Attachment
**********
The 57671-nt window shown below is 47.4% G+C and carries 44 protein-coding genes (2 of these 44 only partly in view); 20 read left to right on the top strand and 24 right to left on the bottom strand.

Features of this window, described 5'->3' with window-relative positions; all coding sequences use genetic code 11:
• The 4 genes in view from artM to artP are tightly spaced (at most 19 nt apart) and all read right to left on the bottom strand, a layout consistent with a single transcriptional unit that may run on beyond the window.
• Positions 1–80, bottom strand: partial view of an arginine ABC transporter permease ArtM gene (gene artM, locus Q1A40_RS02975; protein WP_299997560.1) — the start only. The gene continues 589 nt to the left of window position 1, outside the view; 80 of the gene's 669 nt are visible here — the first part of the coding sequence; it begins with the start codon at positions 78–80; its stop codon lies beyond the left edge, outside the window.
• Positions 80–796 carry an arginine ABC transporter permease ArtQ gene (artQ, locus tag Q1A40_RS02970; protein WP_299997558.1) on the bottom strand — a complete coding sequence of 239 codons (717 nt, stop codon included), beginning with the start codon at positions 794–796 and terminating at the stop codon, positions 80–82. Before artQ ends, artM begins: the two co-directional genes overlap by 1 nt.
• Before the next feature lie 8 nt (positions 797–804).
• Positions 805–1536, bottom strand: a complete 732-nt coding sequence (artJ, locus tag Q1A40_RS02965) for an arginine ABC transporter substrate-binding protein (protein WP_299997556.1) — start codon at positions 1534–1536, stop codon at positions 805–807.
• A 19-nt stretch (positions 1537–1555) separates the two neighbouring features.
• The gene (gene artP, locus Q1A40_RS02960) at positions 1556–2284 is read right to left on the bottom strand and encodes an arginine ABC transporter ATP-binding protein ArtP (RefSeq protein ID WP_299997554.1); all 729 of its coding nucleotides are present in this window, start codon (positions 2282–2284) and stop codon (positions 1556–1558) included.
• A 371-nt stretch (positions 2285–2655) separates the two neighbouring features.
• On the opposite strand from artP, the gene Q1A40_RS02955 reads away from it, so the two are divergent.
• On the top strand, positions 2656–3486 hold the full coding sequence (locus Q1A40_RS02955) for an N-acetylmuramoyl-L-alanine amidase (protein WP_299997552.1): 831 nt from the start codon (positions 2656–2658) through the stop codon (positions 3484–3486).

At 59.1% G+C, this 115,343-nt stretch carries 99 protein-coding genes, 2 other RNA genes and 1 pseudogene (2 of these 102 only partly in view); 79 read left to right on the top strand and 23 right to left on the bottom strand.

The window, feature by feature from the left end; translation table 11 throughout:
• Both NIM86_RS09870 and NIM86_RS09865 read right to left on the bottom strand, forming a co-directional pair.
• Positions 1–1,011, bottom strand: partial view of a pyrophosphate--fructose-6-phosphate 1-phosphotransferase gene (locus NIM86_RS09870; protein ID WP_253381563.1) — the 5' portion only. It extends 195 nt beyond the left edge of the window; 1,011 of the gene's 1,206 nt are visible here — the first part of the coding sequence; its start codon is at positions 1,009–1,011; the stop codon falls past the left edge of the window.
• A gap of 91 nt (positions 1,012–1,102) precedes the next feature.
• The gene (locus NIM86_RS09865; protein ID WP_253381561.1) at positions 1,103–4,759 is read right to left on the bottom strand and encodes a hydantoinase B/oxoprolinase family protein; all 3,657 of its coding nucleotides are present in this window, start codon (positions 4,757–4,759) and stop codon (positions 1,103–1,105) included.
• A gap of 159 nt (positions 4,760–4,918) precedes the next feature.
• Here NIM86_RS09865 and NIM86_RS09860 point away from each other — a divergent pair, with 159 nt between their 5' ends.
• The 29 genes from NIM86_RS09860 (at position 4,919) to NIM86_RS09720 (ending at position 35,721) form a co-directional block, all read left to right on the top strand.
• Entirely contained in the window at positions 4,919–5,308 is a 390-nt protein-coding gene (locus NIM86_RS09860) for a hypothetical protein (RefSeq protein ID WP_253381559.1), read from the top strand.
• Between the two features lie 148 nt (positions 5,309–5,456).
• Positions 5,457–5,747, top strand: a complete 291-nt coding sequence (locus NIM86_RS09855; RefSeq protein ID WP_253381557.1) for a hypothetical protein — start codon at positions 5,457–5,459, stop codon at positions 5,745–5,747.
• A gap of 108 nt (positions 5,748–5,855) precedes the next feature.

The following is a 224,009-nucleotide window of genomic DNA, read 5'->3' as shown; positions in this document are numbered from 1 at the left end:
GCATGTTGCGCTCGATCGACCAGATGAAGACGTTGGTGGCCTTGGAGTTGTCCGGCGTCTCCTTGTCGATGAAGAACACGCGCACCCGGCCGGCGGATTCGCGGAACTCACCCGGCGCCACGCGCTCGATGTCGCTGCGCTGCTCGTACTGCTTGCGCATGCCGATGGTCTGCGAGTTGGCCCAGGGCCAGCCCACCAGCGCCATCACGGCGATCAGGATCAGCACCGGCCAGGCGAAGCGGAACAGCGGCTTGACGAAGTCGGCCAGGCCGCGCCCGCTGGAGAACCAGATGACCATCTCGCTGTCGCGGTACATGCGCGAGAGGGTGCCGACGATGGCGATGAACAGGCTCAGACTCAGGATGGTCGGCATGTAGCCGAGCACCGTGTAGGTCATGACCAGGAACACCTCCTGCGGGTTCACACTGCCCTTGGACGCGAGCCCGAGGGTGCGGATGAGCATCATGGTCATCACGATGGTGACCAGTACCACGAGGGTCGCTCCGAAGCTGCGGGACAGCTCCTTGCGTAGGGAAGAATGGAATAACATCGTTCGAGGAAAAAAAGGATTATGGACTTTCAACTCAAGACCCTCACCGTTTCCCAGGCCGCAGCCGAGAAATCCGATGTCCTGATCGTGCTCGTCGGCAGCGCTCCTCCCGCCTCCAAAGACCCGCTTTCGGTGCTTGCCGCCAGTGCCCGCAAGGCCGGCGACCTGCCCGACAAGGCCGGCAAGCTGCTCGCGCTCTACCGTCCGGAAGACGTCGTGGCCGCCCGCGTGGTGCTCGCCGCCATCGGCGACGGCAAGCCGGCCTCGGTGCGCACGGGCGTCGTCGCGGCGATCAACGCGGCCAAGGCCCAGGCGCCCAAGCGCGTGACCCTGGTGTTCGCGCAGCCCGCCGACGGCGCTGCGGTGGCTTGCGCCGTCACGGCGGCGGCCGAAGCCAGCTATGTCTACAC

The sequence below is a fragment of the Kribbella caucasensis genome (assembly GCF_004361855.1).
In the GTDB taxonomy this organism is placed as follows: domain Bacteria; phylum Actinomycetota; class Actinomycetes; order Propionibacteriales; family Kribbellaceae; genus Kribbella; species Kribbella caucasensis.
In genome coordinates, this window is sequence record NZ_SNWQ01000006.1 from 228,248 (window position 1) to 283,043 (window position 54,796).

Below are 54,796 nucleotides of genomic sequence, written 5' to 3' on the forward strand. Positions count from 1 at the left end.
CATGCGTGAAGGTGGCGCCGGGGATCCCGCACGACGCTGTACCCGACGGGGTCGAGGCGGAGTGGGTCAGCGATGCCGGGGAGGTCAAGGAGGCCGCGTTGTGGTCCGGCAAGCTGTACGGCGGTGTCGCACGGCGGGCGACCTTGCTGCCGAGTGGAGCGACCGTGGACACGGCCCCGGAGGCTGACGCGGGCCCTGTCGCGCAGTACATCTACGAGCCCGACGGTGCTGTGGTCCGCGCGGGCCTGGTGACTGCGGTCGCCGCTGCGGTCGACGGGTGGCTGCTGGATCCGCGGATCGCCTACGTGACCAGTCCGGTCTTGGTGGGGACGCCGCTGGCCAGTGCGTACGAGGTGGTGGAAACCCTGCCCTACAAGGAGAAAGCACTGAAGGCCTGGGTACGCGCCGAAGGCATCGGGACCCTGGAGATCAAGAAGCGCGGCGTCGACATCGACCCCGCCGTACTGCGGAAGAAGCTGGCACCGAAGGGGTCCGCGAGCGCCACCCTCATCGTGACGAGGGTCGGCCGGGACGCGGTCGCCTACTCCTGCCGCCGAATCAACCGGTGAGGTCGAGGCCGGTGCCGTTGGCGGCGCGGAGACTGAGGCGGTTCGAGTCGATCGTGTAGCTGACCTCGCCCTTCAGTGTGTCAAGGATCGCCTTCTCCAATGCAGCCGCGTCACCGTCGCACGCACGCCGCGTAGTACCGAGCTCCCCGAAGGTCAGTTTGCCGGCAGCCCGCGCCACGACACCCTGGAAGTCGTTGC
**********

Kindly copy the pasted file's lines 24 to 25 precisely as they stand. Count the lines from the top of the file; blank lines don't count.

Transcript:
• Positions 5,457–5,747, top strand: a complete 291-nt coding sequence (locus NIM86_RS09855; RefSeq protein ID WP_253381557.1) for a hypothetical protein — start codon at positions 5,457–5,459, stop codon at positions 5,745–5,747.
• A gap of 108 nt (positions 5,748–5,855) precedes the next feature.